(Note: This week, I’m writing my one-year-in-service reflections. There’s a more comprehensive post coming, but I was enjoying writing this mini blog tangent, so I figured I’d share it now!)
Here’s a huge–though gradual and ongoing–success: I’m integrated! That is to say, the integration and culture struggles no longer take the bulk of my time or energy. At the beginning, every conversation took extensive effort, and I spent a lot of time getting lost, asking questions, observing people and trying to deduce the idiosyncrasies of this culture.
Now, I already know the quirks and I spend my time figuring out how to get things done within this culture, equipped with the knowledge I already possess about how people will act and talk and react and participate (or not.)
1. Hey baby…I don’t get caught off guard by things like catcalls anymore; instead, I predict them and sometimes can even mitigate the problem (or at least minimize the effect, like saying “buenos dias” before they can say anything about my appearance.) I am also actively advocating against piropos: I’ve talked about respect for women and privacy with students and other teachers, and learned from their own experiences that nobody wants to receive explicit comments just for being a female.
I’ve also rough-drafted my response to the next businessman to catcall me:
1. Call him out
2. Tell him that I expected more from an educated man
3. Pull the “you probably have a wife/daughter/sister/mother who you’d want to have respected” card
(I’m totally open to draft edits on this!)
2. Donde esta…? I can now give directions with ease! I’ve always prided myself on being spatially aware and learning a new city as soon as I arrive–it’s a trait I inherited from my dad. But it’s another thing to have people approach me to ask for directions, which has happened several times. In fact, the other night in Barranquilla, I helped a police officer give directions to some tourists (because he didn’t even know the place they were looking for–which, I might add, was two blocks away.)
I’m the first person to pipe up when somebody in my area needs help with bus routes. I get the strangest looks when I jump in to tell someone exactly the bus to take, what landmarks it will pass, what color it is and approximately how often it passes. I try to throw a lot of costenol phrases into the conversation to look more authentic. I’ve had a few people believing I’m a paisa, from another region in Colombia!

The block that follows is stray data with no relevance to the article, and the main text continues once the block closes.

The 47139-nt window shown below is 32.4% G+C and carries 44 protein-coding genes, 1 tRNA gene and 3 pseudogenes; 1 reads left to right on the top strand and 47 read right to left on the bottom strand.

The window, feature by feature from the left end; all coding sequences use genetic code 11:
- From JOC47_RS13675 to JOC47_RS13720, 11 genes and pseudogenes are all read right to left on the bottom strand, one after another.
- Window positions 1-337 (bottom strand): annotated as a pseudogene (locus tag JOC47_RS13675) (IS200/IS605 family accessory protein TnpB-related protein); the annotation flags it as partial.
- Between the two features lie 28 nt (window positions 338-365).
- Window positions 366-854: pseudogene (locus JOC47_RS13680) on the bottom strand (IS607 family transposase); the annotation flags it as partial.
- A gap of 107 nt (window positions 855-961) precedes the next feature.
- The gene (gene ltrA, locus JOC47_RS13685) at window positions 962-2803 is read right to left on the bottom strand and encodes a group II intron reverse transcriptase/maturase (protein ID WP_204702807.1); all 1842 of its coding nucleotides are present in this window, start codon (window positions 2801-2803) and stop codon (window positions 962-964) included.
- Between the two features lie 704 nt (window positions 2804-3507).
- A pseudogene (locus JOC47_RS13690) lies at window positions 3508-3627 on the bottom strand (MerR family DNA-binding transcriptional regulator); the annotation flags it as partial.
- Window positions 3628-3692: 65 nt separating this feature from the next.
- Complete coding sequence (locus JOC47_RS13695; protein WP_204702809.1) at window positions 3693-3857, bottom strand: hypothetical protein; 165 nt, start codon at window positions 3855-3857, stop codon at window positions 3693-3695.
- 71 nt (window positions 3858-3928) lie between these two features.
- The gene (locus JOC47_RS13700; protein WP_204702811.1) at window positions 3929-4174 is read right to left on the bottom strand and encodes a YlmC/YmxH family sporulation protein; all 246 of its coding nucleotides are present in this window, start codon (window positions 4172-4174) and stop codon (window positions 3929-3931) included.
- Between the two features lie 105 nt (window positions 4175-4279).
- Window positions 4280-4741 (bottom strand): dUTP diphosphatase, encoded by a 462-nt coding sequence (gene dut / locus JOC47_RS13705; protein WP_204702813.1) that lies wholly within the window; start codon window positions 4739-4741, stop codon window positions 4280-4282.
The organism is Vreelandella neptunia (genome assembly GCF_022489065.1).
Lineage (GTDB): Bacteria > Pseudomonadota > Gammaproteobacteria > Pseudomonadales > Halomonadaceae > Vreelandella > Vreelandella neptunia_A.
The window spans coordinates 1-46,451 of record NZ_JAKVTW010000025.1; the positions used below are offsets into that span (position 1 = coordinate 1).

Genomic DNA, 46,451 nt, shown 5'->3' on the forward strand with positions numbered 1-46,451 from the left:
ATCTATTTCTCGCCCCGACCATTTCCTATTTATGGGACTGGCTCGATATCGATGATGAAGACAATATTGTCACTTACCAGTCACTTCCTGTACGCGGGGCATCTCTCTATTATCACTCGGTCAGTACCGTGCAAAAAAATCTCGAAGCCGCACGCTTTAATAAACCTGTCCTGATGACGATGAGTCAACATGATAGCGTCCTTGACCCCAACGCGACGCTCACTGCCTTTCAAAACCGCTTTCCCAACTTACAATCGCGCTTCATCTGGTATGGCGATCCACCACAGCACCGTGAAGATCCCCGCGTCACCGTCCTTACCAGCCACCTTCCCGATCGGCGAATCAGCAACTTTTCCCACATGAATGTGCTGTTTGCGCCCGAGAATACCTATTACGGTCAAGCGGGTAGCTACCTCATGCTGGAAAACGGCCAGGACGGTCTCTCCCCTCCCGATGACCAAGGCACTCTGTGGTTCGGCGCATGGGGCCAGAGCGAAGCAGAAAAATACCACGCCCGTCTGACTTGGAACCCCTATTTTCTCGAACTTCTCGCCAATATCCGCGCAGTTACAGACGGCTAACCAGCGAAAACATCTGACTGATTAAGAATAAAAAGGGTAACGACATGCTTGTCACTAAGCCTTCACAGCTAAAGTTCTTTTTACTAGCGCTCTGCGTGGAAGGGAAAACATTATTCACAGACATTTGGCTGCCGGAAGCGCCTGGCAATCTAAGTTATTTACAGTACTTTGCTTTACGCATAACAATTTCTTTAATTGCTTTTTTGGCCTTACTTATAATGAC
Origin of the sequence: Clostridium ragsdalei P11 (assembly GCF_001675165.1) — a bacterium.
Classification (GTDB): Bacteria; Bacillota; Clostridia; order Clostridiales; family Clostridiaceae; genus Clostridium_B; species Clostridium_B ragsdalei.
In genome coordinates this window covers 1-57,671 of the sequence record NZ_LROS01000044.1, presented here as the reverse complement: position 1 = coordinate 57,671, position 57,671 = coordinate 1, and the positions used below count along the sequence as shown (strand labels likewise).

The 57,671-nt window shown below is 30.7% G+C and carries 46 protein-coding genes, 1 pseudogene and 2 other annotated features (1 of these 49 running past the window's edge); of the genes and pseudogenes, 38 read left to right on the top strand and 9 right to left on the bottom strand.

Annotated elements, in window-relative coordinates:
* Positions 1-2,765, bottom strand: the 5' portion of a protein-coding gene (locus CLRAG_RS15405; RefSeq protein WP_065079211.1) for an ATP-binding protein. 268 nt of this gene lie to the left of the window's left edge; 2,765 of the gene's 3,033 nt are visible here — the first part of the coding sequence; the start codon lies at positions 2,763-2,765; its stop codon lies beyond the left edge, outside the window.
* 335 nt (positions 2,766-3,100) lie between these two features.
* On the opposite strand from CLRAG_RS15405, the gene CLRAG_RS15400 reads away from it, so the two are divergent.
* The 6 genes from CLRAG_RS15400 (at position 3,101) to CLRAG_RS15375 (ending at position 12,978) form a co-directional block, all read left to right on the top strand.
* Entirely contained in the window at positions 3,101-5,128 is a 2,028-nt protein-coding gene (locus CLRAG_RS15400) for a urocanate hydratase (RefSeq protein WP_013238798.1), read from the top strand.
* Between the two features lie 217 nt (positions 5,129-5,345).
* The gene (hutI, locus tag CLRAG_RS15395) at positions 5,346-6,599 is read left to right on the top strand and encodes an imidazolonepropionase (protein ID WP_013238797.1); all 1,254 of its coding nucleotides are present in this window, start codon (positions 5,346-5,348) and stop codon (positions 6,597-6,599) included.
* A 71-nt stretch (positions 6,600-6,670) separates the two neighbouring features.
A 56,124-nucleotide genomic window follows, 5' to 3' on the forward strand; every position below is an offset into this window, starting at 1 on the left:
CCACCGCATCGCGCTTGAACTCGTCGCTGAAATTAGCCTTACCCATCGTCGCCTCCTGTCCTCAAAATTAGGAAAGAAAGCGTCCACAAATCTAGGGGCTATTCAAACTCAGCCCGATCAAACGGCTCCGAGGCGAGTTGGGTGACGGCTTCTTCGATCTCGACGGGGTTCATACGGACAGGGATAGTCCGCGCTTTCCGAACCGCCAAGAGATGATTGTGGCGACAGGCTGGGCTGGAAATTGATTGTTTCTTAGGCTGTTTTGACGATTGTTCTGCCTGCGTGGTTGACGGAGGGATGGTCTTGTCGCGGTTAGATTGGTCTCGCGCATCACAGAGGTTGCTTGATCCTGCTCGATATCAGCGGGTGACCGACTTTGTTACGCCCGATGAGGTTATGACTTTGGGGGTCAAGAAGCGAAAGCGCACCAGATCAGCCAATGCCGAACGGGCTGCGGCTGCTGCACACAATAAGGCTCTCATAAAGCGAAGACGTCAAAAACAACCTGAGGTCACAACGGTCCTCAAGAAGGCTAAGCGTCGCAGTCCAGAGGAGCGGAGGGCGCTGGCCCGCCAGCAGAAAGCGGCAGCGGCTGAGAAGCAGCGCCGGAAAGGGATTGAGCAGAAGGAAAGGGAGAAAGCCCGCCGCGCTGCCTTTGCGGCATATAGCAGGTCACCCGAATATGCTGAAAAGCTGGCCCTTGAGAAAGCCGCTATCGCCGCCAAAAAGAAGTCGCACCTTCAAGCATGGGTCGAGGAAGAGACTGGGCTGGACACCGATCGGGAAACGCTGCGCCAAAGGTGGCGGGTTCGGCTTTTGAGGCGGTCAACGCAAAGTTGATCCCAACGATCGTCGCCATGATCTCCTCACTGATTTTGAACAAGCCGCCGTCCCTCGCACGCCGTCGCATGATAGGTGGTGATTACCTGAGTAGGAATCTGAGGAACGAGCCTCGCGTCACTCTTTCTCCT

3. The dog ate your homework… It’s been rough being on the teacher end of things, and doing so in a completely foreign education system has been a learning experience, no pun intended. But I’ve learned what to expect from students and teachers, how to adjust assignments to solicit more participation, and most of all, to adjust my concepts of learning and studying. I’m still trying to figure out why students here are so un-motivated and why the education system is the way it is, but I’ve had some positive experiences, too. One of these was the recent English Song Festival (more about that later.) I lowered my expectations in advance, because why would the students who can’t be bothered to write a few sentences in class follow through with their final project booths at the festival? But I was pleasantly BLOWN AWAY by their participation and creativity–they really brought it!
The only funny part is, after the festival, I brought all the portfolios home to grade. That night, the dog got into my room and she destroyed three of my students’ final portfolios. Yes, folks, my dog ate my students’ homework. Try explaining that to your class!
4. Bad Blood. Truly, the best indicator of my obvious integratedness is this: that as I’m writing this blog post, I have been bitten more times than I can count by the omnipresent mosquitoes and I’ve barely even noticed. Oh yes, I’m stinging and scratching on every exposed patch of skin, but it hasn’t interfered with my writing. I’m still writing, just absently slapping (and successfully killing) them as I carry on writing.
This is significant because at other times during the past year, mosquitoes have led me to shouting, throwing things, stripping and jumping into the shower and, on a few occasions, breaking down in tears. (These bloodsuckers are worst at twilight, between 6 and 7 pm, which I think is a sick twist in the plot.) But these little suckers are no longer winning (knock on wood I don’t get dengue now.)
5. Me regalas una vaina esa, porfa? One of the best indicators of integration is obviously the language. Beyond Spanish, knowing the local slang and idioms is key. It helps to know the right words to say at the right time, which phrases to apply to any given situation, and how to get yourself out of trouble. There is so much freedom in being secure enough in a foreign language that you can travel around without even considering the implications of a language barrier; in knowing just the right phrases to explain a concept in the learner’s context; in using little local insider words to build solidarity and lighten the mood (look at our gringa, she talks like a local!) And honestly, the best part is just being able to order what you want without worrying that you’re asking for some shady meat dish (I’m looking at you, mondongo.)
So when it comes down to it, I’m feeling settled and immersed. For all my emotional struggles with hitting the one year mark, it feels really good to realize that I’ve survived a year and am well-equipped with vocabulary, local knowledge and a lot of stories for those future dinner parties.
Now, I’m off for my routine evening: bonding with my fan and falling asleep to the sound of the burro down the street.